The monthly online poll for ComRes in the Indy on Sunday has topline figures of CON 28%(nc), LAB 37%(+1), LDEM 8%(nc), UKIP 19%(+1). Clearly there is no significant change from last month (although that itself is interesting – the UKIP score in this poll matches the party’s high with ComRes, so the decline we’ve seen from UKIP’s post local election high from almost every other company is absent here).

The rest of the poll has lots of my beloved agree/disagree statements, but of particular interest is one that was a repeat from way back in 2009. Back then 58% of people agreed that citizens of other EU countries should have the right to live and work in the UK, four years on, with immigration within the European Union having become more of an issue, that figure has dropped to 23%, with 57% disagreeing that EU citizens should have the right to live and work here.

The Friday edition of Populus’s twice-weekly poll is out today and has topline figures of CON 36%, LAB 39%, LDEM 10%, UKIP 8%. The 36% for the Tories is higher than most other polls have shown the Conservatives, though that’s probably partially a result of Populus tending to show relatively low scores for both the Lib Dems and UKIP (now that Populus have rejoined the regular polling rota I should get round to doing an updated post on the various companies’ house effects). Full Populus tabs are here.

Meanwhile the daily YouGov poll for the Sun this morning had figures of CON 34%, LAB 39%, LDEM 9%, UKIP 11%. Full tabs are here.

The monthly Ipsos-MORI poll for the Evening Standard is out today, and has topline figures of CON 30%(+1), LAB 40%(nc), LDEM 10%(nc), UKIP 11%(-1) – so no obvious change from last month. Full details are here.

MORI also repeated their semi regular question comparing whether people like the parties and their leaders, asking whether people like each party and its leader, the party but not the leader, the leader but not the party, or neither. 63% of people now say they don’t like Ed Miliband, up from 56% in Oct 2012 and 51% in Jan 2011. 30% say they like Miliband, a net score of minus 33. In comparison Gordon Brown’s worst score was minus 36 in July 2008. On the party he leads 49% of people say they like Labour, and 43% say they dislike Labour giving them a net score of plus 6 and meaning they are still the party that people have the most positive opinion of.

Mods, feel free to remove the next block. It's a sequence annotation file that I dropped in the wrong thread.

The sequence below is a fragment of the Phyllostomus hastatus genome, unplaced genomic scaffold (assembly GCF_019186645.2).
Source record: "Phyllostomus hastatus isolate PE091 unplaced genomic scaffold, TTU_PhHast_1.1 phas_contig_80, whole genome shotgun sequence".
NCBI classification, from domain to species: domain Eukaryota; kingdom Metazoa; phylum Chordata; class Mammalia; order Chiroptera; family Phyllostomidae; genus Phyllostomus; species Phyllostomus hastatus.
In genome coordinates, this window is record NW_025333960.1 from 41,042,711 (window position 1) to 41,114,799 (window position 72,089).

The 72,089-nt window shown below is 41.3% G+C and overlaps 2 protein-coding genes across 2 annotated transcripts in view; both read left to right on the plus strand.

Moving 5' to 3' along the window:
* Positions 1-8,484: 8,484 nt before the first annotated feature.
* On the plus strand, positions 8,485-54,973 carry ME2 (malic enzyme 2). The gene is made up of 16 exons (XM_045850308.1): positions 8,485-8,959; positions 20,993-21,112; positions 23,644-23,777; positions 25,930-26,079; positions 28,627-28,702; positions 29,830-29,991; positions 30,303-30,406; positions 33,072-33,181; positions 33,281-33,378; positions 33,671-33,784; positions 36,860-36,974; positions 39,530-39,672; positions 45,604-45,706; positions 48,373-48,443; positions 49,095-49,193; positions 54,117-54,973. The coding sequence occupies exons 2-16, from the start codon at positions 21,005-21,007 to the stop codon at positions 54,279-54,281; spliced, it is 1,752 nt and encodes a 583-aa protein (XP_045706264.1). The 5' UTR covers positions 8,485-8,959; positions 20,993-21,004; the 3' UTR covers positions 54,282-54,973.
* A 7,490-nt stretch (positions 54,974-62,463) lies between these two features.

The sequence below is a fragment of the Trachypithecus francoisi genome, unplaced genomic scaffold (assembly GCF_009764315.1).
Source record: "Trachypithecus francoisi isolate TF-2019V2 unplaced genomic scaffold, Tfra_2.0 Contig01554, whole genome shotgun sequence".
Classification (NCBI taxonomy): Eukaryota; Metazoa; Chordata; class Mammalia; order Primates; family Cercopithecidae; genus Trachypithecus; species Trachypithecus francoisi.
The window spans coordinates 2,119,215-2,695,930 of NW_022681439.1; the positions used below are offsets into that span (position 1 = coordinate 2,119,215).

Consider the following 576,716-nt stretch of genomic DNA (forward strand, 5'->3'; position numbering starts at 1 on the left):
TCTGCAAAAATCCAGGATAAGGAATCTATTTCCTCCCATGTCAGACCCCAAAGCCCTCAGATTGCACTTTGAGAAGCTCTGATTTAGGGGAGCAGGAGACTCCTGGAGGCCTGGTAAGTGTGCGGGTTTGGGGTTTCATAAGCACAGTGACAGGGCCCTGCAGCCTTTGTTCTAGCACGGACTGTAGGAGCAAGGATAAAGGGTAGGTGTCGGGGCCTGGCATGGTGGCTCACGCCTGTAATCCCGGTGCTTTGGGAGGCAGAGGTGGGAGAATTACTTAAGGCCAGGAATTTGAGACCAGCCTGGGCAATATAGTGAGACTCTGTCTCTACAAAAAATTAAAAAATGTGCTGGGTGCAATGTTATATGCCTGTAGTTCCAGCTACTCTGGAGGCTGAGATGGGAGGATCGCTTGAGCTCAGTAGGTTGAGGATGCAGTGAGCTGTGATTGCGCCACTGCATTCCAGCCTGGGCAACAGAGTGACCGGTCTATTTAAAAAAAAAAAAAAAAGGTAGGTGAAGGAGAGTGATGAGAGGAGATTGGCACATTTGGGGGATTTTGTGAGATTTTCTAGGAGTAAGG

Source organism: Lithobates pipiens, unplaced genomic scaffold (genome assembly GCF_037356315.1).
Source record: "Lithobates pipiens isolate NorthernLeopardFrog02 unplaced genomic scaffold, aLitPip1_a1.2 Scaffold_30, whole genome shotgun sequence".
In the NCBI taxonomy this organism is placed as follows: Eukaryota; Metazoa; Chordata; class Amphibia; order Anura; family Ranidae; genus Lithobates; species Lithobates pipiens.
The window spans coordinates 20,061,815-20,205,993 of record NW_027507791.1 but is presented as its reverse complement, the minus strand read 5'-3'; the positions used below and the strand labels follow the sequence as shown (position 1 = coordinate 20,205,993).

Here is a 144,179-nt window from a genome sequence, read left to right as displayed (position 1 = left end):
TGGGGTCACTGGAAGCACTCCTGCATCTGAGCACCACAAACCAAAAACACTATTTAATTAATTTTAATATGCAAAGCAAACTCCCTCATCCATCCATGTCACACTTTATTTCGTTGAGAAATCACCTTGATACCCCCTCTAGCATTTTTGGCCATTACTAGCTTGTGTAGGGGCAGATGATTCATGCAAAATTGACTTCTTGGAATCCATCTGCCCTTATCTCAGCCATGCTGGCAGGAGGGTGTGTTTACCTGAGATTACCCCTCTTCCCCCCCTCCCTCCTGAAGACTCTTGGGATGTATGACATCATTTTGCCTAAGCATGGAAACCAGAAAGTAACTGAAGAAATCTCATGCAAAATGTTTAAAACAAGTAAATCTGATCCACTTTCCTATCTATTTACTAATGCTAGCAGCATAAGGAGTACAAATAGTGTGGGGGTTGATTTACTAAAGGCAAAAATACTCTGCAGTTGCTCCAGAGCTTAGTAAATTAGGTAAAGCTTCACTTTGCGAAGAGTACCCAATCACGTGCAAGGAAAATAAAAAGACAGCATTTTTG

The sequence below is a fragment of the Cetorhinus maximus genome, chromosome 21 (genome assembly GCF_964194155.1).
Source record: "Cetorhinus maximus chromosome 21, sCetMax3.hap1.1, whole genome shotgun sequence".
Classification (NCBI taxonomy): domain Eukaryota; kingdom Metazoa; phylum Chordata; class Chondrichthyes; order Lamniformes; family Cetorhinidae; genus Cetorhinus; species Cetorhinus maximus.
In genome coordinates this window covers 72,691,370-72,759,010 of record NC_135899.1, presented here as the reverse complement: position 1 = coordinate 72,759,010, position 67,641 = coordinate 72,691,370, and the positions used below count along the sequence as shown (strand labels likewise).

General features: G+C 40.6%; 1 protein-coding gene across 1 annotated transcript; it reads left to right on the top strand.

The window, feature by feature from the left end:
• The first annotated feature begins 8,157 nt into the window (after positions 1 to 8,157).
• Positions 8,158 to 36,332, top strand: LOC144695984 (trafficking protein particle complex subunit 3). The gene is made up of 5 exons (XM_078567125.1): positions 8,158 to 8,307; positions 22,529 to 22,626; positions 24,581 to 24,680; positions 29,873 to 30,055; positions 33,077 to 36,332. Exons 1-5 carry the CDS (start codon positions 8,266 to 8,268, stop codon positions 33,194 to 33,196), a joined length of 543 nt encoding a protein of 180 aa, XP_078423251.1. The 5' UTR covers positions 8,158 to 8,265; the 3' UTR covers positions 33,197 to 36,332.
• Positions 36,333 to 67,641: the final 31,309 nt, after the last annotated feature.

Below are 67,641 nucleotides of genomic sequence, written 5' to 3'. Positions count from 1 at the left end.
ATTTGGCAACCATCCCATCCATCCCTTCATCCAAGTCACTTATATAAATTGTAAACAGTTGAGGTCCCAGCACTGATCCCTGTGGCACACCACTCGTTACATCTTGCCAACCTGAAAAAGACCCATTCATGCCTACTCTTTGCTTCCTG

Looking at the same questions for David Cameron, 43% of people like him, 52% dislike him (a net score of minus 9, slightly better than last year but less positive than when he was in opposition). For the Conservative party 39% have a positive view, 57% a negative view (a net score of minus 18). The pattern we’ve seen before continues – David Cameron is still more likeable than his party (-9 compared to minus 18), while Ed Miliband trails behind his party (minus 33 compared to plus 6). Neither prevents Labour having a lead in voting intention.

For the first time the like him/like his party question included Nigel Farage and UKIP. Farage was liked by 27%, disliked by 50% (a net rating of minus 23); UKIP were likely by 25%, disliked by 52% (a net rating of minus 27, so Farage slightly more popular than his party).